Learn a language in Sydney
Sydney Community College is a one-stop shop for short courses and classes. They offer beginner, intermediate and advanced language classes including Japanese, Indonesian, Korean, German, Mandarin, French, Vietnamese, Arabic, Cantonese, Thai, Italian, Spanish and Greek. Courses usually run for eight 90-minute sessions, with a focus on expanding vocabulary, finessing grammar and practising plenty of speaking and listening.
Their motto here is “language for real life” and the eight-week and 16-week courses on offer focus on practical language skills for everyday use. Along with learning conversational skills, students also study through role-playing, games and communicative activities. Take your pick of Japanese, Mandarin, Korean, Spanish, Italian, French and Portuguese classes.
Parlez-vous Français? Alliance Française de Sydney is a well known French language and cultural organisation that’s been promoting the Franco-Australian relationship since 1899. Located on Clarence Street, the centre offers French language classes, but also cultural events, including the French Film Festival. Francofiles can opt for specialist classes for travellers, private tuition or even French diplomas. Little linguists can sign up for classes that cater for kids and teens.
Learn the ins and outs of Spanish at the Instituto Cervantes Sydney, Australia’s official Spanish language centre. Here they offer comprehensive Spanish language classes aimed at developing students’ abilities to understand, speak, read and write in Spanish. They run classes on weekday nights, weekends and during the day on Mondays and Wednesdays. Head along to a free info session before enrolling in a beginner’s course, or if you’ve got a little español under your cinturón (belt), there’s a free Spanish level test that helps you decipher which class is best for you.
The Deaf Society offers Australian sign language classes during the NSW public school terms in various locations including Campbelltown, Parramatta, Wollongong and Sydney CBD. By the end of the first course, students will be able to greet others and introduce themselves, count and fingerspell, ask and answer simple questions and be able to explain effective ways of communicating with deaf people. These courses are taught by deaf trainers and there are no prerequisites to attend.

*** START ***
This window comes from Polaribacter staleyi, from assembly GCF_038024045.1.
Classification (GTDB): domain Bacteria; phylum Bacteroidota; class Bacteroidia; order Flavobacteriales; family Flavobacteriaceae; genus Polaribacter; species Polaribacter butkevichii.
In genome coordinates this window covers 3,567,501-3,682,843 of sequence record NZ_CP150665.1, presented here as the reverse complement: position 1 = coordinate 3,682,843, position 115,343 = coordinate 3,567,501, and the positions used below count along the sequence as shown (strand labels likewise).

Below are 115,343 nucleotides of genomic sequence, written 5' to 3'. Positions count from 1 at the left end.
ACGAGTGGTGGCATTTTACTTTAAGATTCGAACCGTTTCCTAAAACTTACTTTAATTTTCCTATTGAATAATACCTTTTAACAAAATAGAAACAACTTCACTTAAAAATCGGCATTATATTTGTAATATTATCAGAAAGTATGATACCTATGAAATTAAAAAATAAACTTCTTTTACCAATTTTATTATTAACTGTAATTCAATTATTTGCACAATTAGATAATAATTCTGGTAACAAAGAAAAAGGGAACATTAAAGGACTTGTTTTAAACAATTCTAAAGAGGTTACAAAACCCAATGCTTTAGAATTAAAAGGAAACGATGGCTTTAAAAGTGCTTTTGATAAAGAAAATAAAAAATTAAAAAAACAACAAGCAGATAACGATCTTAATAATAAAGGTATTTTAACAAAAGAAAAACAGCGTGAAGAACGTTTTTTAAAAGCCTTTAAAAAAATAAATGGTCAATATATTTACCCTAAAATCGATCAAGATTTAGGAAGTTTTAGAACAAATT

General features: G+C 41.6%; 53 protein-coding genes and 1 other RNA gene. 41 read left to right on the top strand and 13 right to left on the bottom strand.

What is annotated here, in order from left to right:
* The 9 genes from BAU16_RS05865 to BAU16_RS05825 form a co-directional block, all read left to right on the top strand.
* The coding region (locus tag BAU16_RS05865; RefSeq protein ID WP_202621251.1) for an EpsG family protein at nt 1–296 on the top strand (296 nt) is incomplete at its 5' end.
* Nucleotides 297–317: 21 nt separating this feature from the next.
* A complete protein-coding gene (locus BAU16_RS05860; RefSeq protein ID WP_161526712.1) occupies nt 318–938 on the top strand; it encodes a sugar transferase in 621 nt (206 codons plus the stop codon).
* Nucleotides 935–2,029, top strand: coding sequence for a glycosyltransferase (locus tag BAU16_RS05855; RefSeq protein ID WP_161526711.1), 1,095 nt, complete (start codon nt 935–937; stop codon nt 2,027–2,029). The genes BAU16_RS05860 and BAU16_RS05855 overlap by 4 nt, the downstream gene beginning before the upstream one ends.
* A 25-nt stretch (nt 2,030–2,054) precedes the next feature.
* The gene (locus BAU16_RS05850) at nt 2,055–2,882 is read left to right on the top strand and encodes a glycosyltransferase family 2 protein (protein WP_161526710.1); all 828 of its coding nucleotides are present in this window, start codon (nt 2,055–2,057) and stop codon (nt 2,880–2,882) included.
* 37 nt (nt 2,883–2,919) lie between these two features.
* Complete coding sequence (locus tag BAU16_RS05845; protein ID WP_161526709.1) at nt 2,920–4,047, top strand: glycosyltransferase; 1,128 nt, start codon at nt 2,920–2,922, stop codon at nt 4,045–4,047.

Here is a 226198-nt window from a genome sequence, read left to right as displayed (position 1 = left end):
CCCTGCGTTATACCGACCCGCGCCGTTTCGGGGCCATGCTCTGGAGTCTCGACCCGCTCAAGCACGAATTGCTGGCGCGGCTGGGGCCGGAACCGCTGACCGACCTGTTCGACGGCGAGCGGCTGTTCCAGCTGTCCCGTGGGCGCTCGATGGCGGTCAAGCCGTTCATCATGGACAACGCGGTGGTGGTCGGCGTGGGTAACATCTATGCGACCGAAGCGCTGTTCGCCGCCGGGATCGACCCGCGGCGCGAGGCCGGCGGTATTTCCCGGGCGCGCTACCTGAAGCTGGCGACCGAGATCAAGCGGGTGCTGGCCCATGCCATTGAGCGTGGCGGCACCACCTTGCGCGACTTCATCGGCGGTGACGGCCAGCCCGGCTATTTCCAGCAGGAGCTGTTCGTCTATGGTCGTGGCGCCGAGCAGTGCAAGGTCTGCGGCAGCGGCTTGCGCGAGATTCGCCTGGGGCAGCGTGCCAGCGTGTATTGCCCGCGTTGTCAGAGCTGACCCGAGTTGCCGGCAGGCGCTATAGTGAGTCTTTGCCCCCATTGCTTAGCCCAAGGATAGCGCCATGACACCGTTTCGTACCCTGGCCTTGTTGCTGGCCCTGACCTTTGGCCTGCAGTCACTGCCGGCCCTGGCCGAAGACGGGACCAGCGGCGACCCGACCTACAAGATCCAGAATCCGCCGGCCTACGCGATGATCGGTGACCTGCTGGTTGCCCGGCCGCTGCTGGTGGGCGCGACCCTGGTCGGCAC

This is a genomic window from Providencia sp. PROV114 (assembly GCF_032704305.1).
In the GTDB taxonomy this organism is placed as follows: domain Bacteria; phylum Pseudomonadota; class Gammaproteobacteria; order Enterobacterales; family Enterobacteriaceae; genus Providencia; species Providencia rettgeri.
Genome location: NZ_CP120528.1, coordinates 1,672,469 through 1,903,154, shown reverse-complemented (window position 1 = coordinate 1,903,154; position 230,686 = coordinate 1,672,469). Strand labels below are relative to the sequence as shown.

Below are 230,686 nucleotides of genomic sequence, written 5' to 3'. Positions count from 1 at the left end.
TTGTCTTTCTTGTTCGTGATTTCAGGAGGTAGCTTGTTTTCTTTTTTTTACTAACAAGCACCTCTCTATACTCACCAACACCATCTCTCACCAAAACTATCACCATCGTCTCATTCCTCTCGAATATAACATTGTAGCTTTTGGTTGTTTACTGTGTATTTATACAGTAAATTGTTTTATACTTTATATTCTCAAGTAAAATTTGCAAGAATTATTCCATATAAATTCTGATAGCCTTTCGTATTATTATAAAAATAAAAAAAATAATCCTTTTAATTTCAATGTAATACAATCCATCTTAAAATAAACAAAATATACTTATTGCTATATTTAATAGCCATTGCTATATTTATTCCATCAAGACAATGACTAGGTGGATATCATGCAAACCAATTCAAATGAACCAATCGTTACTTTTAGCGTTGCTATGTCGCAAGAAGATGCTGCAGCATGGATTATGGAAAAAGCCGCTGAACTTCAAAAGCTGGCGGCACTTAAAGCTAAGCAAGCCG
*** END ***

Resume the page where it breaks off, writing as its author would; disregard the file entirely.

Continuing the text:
The Japanese Language School offers all levels of Japanese study: beginner, intermediate, advanced, JLPT (Japanese Language Proficiency Test) preparations, and conversational classes. They run classes six days a week with the option of attending once or twice a week for 50, 80 or 100 minutes. The school can also help organise language courses, cultural activities, summer camps and paid internships around Japan to truly immerse yourself.
Sydney Language Solutions offers on-site group training, one-on-one training, translation, editing, website localisation and cultural briefings to corporate and government clients, run by a host of native speakers. They have a range of different language programs, primarily for Asian languages including Cambodian, Cantonese, Hindi, Indonesian, Japanese, Korean, Mandarin, Burmese, Nepali, Thai, Vietnamese, Arabic and a few European and rare languages. They offer interpreting workshops and beginner to advanced classes. Skype sessions are also available.
The Goethe-Institut is Germany’s international cultural institute that promotes the study of the German language abroad and encourages international cultural exchange. Located in Woollahra, Goethe offers German courses for adult learners ranging from extensive (ten-week course) to semi-intensive (five weeks) to super-intensive (one week) specialised courses on grammar and conversation for groups. They also offer classes aimed at young learners and language course scholarships.
Kickstart your new lingual love affair with WEA’s handy daytime, evening and weekend language classes. Probably the most affordable classes in town, these courses cater for all levels, from beginner to advanced conversation, and you can choose from Arabic, Chinese, French, German, Indonesian, Italian, Japanese, Latin, Portuguese, Russian, Spanish, Swedish, Thai and less popular, but equally as interesting languages like Ancient Greek and Welsh.
Head to the hallowed halls of UNSW’s Institute of Languages for a part-time language course open to the general public. Running for ten weeks, UNSW’s language classes have an average class size of 12 and are offered for beginners, intermediate and advanced students looking to immerse themselves in their chosen language. Choose from Arabic, Chinese, French, German, Indonesian, Japanese, Korean, Brazilian Portuguese and Spanish classes.